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July 1, 2022

Built Environment Effects on Cyclist Injury Severity in Automobile-Involved Bicycle Crashes

Chen, Peng; Shen, Qing. (2016). Built Environment Effects on Cyclist Injury Severity in Automobile-Involved Bicycle Crashes. Accident Analysis & Prevention, 86, 239 – 246.

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This analysis uses a generalized ordered logit model and a generalized additive model to estimate the effects of built environment factors on cyclist injury severity in automobile-involved bicycle crashes, as well as to accommodate possible spatial dependence among crash locations. The sample is drawn from the Seattle Department of Transportation bicycle collision profiles. This study classifies the cyclist injury types as property damage only, possible injury, evident injury, and severe injury or fatality. Our modeling outcomes show that: (1) injury severity is negatively associated with employment density; (2) severe injury or fatality is negatively associated with land use mixture; (3) lower likelihood of injuries is observed for bicyclists wearing reflective clothing; (4) improving street lighting can decrease the likelihood of cyclist injuries; (5) posted speed limit is positively associated with the probability of evident injury and severe injury or fatality; (6) older cyclists appear to be more vulnerable to severe injury or fatality; and (7) cyclists are more likely to be severely injured when large vehicles are involved in crashes. One implication drawn from this study is that cities should increase land use mixture and development density, optimally lower posted speed limits on streets with both bikes and motor vehicles, and improve street lighting to promote bicycle safety. In addition, cyclists should be encouraged to wear reflective clothing. (C) 2015 Elsevier Ltd. All rights reserved.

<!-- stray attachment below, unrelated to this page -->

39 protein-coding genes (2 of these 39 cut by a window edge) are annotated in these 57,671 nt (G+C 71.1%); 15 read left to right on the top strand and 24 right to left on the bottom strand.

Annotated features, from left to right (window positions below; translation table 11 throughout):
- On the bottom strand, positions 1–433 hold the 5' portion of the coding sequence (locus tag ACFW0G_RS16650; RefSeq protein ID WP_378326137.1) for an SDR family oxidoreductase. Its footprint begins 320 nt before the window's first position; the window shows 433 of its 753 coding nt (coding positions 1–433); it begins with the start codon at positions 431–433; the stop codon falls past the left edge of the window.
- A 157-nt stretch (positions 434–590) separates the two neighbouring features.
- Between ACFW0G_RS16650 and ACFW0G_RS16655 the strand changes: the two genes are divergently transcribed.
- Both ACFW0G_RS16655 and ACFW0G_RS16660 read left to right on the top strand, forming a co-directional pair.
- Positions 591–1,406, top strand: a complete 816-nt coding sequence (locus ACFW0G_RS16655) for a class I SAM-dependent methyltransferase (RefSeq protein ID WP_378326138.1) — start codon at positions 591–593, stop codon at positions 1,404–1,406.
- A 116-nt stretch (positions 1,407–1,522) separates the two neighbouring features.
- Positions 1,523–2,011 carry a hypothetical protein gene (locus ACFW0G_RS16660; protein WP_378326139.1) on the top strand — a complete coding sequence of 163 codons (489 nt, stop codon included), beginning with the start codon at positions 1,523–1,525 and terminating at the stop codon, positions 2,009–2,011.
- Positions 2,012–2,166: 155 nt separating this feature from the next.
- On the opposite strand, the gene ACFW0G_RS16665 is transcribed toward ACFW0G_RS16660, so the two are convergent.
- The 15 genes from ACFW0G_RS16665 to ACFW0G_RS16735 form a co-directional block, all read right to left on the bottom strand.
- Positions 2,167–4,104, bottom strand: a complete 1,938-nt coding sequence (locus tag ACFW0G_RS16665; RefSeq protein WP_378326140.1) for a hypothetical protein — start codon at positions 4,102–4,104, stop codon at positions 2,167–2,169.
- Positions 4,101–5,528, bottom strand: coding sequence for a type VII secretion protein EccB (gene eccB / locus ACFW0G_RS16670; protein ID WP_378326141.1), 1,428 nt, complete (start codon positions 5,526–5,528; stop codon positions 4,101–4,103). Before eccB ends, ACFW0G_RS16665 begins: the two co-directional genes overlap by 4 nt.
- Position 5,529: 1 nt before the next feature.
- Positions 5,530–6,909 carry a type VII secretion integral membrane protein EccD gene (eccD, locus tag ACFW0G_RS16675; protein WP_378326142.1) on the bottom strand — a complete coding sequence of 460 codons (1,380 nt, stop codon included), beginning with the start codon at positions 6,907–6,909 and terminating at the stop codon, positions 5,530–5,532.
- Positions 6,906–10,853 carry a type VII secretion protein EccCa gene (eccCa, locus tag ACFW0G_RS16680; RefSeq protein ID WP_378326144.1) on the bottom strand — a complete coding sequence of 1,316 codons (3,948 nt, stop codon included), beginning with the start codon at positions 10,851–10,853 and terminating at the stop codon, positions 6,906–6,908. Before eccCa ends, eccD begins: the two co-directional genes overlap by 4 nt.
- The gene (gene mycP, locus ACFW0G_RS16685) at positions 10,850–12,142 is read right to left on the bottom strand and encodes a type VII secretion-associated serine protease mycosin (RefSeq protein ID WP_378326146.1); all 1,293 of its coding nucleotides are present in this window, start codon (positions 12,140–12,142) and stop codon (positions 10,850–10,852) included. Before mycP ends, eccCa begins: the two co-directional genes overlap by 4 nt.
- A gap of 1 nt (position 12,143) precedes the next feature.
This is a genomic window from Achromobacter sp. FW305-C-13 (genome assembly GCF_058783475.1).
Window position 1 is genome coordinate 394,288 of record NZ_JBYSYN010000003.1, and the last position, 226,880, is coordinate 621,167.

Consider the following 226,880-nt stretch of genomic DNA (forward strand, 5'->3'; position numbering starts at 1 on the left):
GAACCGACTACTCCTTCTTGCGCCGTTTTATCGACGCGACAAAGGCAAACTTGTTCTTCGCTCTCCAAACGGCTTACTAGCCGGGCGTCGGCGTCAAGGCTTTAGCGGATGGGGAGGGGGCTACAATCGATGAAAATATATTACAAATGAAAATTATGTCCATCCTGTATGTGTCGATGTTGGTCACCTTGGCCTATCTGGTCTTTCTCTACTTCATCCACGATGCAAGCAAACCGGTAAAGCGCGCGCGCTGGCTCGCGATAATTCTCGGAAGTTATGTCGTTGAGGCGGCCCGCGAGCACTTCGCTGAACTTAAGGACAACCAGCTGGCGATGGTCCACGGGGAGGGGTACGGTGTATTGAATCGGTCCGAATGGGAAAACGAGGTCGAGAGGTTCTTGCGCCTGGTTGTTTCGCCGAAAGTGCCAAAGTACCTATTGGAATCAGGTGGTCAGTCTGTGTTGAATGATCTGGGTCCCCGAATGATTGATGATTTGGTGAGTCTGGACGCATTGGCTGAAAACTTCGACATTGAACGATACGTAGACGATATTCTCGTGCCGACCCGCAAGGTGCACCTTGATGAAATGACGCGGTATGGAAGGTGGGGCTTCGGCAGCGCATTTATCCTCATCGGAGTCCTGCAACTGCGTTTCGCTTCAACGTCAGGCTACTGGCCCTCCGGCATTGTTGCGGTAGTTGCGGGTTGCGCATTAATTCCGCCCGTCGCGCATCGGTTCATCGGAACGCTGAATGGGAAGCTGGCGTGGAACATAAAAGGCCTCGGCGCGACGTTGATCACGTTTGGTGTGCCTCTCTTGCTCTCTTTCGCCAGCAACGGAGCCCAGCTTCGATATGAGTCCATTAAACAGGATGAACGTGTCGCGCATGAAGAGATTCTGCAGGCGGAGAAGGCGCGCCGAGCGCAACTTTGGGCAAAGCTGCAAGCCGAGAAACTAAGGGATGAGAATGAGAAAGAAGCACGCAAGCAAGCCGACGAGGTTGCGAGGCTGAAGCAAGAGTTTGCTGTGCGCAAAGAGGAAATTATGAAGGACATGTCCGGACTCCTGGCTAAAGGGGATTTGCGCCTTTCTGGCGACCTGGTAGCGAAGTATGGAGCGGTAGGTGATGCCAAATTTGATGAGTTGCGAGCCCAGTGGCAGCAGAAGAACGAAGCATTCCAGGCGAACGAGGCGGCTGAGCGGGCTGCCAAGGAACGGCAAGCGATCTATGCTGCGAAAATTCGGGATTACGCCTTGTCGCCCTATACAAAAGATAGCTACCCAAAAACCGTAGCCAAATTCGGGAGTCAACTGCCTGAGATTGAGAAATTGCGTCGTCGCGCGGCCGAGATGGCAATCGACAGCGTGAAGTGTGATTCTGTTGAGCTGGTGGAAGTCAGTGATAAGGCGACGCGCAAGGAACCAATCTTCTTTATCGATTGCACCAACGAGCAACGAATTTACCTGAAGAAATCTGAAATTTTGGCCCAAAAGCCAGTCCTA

Cycling Injuries; Traffic Accidents; Transportation Planning; Data Analysis; Employment; Built Environment; Cyclist Injury Severity; Generalized Additive Model; Generalized Ordered Logit Model; Ordered Response Model; United-states; Helmet; Frameworks; Driver; Risk